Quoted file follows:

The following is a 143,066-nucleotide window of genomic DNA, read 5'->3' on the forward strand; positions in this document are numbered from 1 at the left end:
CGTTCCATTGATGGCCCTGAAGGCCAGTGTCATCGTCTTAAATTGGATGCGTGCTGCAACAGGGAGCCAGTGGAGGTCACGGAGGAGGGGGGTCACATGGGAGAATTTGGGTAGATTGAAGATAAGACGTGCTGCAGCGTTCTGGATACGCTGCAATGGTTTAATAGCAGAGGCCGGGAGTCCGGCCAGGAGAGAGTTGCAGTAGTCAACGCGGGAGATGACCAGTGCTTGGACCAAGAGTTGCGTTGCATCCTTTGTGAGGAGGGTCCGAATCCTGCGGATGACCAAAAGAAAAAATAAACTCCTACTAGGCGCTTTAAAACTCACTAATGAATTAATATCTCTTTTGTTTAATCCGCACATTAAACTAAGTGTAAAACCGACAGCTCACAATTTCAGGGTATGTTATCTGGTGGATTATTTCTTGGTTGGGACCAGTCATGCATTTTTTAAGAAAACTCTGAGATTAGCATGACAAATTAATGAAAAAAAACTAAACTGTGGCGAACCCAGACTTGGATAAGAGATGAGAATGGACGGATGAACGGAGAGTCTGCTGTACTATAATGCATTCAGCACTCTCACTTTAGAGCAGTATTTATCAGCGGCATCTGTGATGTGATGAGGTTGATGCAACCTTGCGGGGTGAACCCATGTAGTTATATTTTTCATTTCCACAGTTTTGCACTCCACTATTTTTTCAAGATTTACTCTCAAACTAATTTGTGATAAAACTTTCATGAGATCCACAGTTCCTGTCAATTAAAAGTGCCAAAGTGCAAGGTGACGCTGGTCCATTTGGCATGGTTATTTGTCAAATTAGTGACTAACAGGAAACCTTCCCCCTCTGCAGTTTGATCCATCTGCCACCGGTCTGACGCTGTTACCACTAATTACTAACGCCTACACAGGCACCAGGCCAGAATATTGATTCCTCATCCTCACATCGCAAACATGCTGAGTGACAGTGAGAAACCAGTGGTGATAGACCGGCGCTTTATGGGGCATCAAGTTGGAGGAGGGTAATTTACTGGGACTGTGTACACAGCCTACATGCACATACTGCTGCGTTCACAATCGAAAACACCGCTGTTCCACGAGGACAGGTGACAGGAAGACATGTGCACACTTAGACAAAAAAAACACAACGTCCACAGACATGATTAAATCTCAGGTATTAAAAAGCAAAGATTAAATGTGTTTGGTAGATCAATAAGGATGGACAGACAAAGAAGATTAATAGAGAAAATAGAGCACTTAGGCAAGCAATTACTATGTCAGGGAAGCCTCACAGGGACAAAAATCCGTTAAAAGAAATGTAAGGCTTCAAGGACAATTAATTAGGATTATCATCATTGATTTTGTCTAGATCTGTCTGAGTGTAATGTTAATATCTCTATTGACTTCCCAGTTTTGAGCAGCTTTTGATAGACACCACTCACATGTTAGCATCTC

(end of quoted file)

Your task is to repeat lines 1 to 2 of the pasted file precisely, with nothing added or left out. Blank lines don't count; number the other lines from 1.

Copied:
The following is a 143,066-nucleotide window of genomic DNA, read 5'->3' on the forward strand; positions in this document are numbered from 1 at the left end:
CGTTCCATTGATGGCCCTGAAGGCCAGTGTCATCGTCTTAAATTGGATGCGTGCTGCAACAGGGAGCCAGTGGAGGTCACGGAGGAGGGGGGTCACATGGGAGAATTTGGGTAGATTGAAGATAAGACGTGCTGCAGCGTTCTGGATACGCTGCAATGGTTTAATAGCAGAGGCCGGGAGTCCGGCCAGGAGAGAGTTGCAGTAGTCAACGCGGGAGATGACCAGTGCTTGGACCAAGAGTTGCGTTGCATCCTTTGTGAGGAGGGTCCGAATCCTGCGGATGACCAAAAGAAAAAATAAACTCCTACTAGGCGCTTTAAAACTCACTAATGAATTAATATCTCTTTTGTTTAATCCGCACATTAAACTAAGTGTAAAACCGACAGCTCACAATTTCAGGGTATGTTATCTGGTGGATTATTTCTTGGTTGGGACCAGTCATGCATTTTTTAAGAAAACTCTGAGATTAGCATGACAAATTAATGAAAAAAAACTAAACTGTGGCGAACCCAGACTTGGATAAGAGATGAGAATGGACGGATGAACGGAGAGTCTGCTGTACTATAATGCATTCAGCACTCTCACTTTAGAGCAGTATTTATCAGCGGCATCTGTGATGTGATGAGGTTGATGCAACCTTGCGGGGTGAACCCATGTAGTTATATTTTTCATTTCCACAGTTTTGCACTCCACTATTTTTTCAAGATTTACTCTCAAACTAATTTGTGATAAAACTTTCATGAGATCCACAGTTCCTGTCAATTAAAAGTGCCAAAGTGCAAGGTGACGCTGGTCCATTTGGCATGGTTATTTGTCAAATTAGTGACTAACAGGAAACCTTCCCCCTCTGCAGTTTGATCCATCTGCCACCGGTCTGACGCTGTTACCACTAATTACTAACGCCTACACAGGCACCAGGCCAGAATATTGATTCCTCATCCTCACATCGCAAACATGCTGAGTGACAGTGAGAAACCAGTGGTGATAGACCGGCGCTTTATGGGGCATCAAGTTGGAGGAGGGTAATTTACTGGGACTGTGTACACAGCCTACATGCACATACTGCTGCGTTCACAATCGAAAACACCGCTGTTCCACGAGGACAGGTGACAGGAAGACATGTGCACACTTAGACAAAAAAAACACAACGTCCACAGACATGATTAAATCTCAGGTATTAAAAAGCAAAGATTAAATGTGTTTGGTAGATCAATAAGGATGGACAGACAAAGAAGATTAATAGAGAAAATAGAGCACTTAGGCAAGCAATTACTATGTCAGGGAAGCCTCACAGGGACAAAAATCCGTTAAAAGAAATGTAAGGCTTCAAGGACAATTAATTAGGATTATCATCATTGATTTTGTCTAGATCTGTCTGAGTGTAATGTTAATATCTCTATTGACTTCCCAGTTTTGAGCAGCTTTTGATAGACACCACTCACATGTTAGCATCTC